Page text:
In December it launched the project console for the Enterprise and Ultimate tiers. Lee revealed that they are working on the license management for the tea and starter tiers. These are due for launch in Q2 2021. There are other benefits for this common approach, according to Lee.

“By doing that, the bottom tier can get access things like Water-scrum-fall and the Agile and everything we have. There’s going to be a lot more functionality in our bottom tier as a result of it and a much easier upgrade path.”

On the future?

What do you hope to achieve in 2021?

“50% growth and to continue rolling out best of breed products. We’re working on something that’s quite ambitious planned for the back end the year. I don’t want to talk about yet.

“We recently changed our focus from project management to almost like Process Management, if it makes sense. Most of our big clients are winning repeatable processes through projects. A lot of our product design is around: how can we support our customers to run repeatable processes through projects. It’s less around the ad hoc single project manager who wants to create something on his own. It’s more about, process-driven projects, which allow the management to have key metrics out of that. From a product side, the key around that is enforcing that throughout the product, throughout the year.”

Last year it felt as though Cloud Coach lacked a bit of focus, it feels like you’ve got a sharper focus now.

“We’ve definitely honed that. Our target market is really around that 500. Our sweet spot is the 500 to 2000 person, company. Industries are high tech, project-based professional services are definitely our sweetest two. Healthcare, probably not far behind, it’s number three.”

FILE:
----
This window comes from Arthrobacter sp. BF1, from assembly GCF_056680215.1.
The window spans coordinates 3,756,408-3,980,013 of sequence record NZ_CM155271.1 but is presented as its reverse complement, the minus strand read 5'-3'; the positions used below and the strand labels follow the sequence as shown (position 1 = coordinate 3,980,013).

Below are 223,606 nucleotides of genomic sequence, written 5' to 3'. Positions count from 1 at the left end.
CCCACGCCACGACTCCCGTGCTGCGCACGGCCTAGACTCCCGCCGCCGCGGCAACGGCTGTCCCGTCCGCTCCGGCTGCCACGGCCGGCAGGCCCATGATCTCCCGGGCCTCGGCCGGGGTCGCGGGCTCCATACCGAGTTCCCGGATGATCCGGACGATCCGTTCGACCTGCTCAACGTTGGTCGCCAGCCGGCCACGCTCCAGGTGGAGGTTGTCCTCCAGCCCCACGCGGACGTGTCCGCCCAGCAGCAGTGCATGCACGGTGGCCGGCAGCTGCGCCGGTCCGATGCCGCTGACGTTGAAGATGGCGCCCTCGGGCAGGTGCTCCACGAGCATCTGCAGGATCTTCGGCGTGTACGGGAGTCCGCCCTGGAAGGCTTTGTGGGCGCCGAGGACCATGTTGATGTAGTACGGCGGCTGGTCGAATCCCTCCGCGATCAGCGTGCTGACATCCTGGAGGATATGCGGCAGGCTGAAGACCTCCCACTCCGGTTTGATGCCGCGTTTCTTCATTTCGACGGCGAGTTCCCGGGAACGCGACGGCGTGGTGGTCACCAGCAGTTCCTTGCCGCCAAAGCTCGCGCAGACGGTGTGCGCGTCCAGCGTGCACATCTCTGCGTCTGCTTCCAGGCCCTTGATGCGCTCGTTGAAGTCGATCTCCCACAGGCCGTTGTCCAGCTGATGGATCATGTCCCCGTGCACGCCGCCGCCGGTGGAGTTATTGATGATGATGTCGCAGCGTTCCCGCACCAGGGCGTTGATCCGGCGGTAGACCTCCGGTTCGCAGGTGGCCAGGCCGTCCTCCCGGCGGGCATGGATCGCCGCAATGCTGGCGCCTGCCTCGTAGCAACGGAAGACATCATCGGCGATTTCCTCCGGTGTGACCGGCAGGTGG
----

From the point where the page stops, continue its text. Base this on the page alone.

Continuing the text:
One area of the business that seems to have been put on hold was international expansion. However, the company has grown by nearly 50% recently in terms of its employees. What is the international strategy now?

“Right now is we are building under UK teams. From an outbound marketing, our marketing target will be UK and US for this year.“.

On finance

You were Considering fundraising in 2020, is that still in the plan?

“No, we canned that for this year. I don’t think we could grow faster this year than we can do with our own funding without segmenting quality, and so we will keep running as we are.”

So no acquisitions then either?


On the competition

What does the competitive market look like?

“The market this year is going to be, like everywhere, tough. For us, it did hurt us not having trade shows last year. We used trade shows to quite good effect in past years. We used them as good places to meet customers, to meet prospects, partners. There are going to be no trade shows, again, this year, by looking at where things are. I don’t think we acted quick enough to that last year. This year, we have got a plan. We are trying to produce more high-quality videos to showcase. More focus on the online market. In the past, we haven’t really done a ton of things like Google advertising; we relied on trade shows. We’re getting smarter about internet-based marketing this year.

“There’s going to be more definition. If you look at the (Salesforce) App exchange, how they’re bringing in bot chat now on there. That’s going push some tiering between the Salesforce partners in terms of the recognition of who they want to be available for the bigger companies.”

On challenges

What are your challenges?

“Cash flow is always the challenge as a growing business, probably hiring as well, finding good people. The problem with the new remote market In the past if we wanted to hire a sales guy who’s really good out in Texas, but he’s not in one of the big cities they were ignored by the big guys. Now the big guys are hiring sales guys from anywhere, so it’s a little harder to find that out this year.”

The book question

What is the latest business book you read?

Brick by Brick, (by David Robertson (UK/US)) about Lego, it wasn’t as interesting as it could have been, it’s not my favourite. The Hard Thing About Hard Things (by Ben Horowitz UK/US) is my favourite business book ever.”